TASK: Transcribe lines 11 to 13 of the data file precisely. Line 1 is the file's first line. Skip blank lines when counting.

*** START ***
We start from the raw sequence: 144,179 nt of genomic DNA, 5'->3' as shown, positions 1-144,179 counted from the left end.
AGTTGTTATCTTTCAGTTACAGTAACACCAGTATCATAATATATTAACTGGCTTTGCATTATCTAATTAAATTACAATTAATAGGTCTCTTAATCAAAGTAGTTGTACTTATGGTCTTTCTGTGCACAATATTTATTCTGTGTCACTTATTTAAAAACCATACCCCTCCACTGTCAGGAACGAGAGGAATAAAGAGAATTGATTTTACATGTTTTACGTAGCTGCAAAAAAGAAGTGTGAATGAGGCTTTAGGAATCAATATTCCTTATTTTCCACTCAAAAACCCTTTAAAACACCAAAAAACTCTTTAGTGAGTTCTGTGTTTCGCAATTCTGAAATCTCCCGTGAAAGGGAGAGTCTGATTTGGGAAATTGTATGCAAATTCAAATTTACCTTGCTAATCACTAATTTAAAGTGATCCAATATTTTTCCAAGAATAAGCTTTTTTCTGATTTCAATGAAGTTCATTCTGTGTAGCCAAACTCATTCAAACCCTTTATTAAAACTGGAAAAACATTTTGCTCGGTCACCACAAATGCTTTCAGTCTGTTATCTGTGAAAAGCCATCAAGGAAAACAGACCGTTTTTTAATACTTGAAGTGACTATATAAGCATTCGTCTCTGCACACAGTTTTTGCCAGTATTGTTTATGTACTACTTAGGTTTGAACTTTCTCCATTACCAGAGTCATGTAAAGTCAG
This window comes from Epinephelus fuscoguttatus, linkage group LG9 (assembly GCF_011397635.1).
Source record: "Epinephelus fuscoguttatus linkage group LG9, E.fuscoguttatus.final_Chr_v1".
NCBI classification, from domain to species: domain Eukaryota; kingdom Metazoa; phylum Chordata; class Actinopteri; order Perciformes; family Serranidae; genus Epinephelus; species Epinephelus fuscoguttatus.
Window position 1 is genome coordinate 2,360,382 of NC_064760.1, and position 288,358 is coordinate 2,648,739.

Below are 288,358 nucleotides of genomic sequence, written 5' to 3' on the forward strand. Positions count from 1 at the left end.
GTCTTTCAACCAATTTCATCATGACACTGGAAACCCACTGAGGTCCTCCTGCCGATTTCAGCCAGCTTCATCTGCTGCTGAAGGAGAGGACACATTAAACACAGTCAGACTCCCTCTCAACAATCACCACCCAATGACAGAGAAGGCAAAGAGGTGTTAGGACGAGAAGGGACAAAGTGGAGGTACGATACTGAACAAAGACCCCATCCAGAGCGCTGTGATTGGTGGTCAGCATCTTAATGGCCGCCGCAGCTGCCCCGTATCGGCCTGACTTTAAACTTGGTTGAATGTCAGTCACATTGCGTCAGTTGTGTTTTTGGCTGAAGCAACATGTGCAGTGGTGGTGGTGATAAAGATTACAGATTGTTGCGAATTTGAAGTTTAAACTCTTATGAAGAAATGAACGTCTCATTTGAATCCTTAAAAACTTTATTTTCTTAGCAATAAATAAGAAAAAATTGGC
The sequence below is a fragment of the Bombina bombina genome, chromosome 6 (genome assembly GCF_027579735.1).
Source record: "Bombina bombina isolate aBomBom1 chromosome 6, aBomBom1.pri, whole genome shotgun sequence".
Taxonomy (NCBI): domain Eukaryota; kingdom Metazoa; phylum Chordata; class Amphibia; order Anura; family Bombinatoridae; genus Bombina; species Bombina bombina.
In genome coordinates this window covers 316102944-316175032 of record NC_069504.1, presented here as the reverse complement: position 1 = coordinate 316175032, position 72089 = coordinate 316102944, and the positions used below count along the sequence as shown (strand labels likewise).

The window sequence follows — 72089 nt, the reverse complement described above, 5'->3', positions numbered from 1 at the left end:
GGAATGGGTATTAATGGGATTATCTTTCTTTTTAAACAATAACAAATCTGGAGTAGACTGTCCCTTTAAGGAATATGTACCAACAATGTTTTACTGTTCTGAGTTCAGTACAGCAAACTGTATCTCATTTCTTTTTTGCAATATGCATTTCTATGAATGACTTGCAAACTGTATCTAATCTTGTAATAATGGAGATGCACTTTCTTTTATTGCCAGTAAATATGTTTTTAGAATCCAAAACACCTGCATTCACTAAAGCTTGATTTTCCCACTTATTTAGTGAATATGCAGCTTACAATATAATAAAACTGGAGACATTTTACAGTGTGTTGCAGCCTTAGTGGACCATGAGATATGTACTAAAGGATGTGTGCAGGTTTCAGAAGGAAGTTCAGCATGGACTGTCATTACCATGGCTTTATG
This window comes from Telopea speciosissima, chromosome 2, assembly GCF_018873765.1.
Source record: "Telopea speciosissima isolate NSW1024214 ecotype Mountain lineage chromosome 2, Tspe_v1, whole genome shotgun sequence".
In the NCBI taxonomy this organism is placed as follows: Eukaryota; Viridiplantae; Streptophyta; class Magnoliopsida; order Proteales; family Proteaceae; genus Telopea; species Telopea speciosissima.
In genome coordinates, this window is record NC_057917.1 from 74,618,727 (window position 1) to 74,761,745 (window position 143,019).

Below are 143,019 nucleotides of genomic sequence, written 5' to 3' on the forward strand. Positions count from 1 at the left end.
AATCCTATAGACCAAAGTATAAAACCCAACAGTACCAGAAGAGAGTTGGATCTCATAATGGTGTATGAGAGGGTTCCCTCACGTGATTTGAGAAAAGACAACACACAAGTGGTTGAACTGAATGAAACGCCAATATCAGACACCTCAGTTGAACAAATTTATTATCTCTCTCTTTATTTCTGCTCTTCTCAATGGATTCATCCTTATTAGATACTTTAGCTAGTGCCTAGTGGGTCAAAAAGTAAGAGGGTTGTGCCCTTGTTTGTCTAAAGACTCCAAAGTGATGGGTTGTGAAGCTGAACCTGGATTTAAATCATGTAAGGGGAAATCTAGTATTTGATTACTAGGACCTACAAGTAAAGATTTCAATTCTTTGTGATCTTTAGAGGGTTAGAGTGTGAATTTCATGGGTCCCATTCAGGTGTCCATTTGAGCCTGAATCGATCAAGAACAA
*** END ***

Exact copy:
Taxonomy (NCBI): domain Eukaryota; kingdom Metazoa; phylum Chordata; class Amphibia; order Anura; family Bombinatoridae; genus Bombina; species Bombina bombina.
In genome coordinates this window covers 316102944-316175032 of record NC_069504.1, presented here as the reverse complement: position 1 = coordinate 316175032, position 72089 = coordinate 316102944, and the positions used below count along the sequence as shown (strand labels likewise).

The window sequence follows — 72089 nt, the reverse complement described above, 5'->3', positions numbered from 1 at the left end: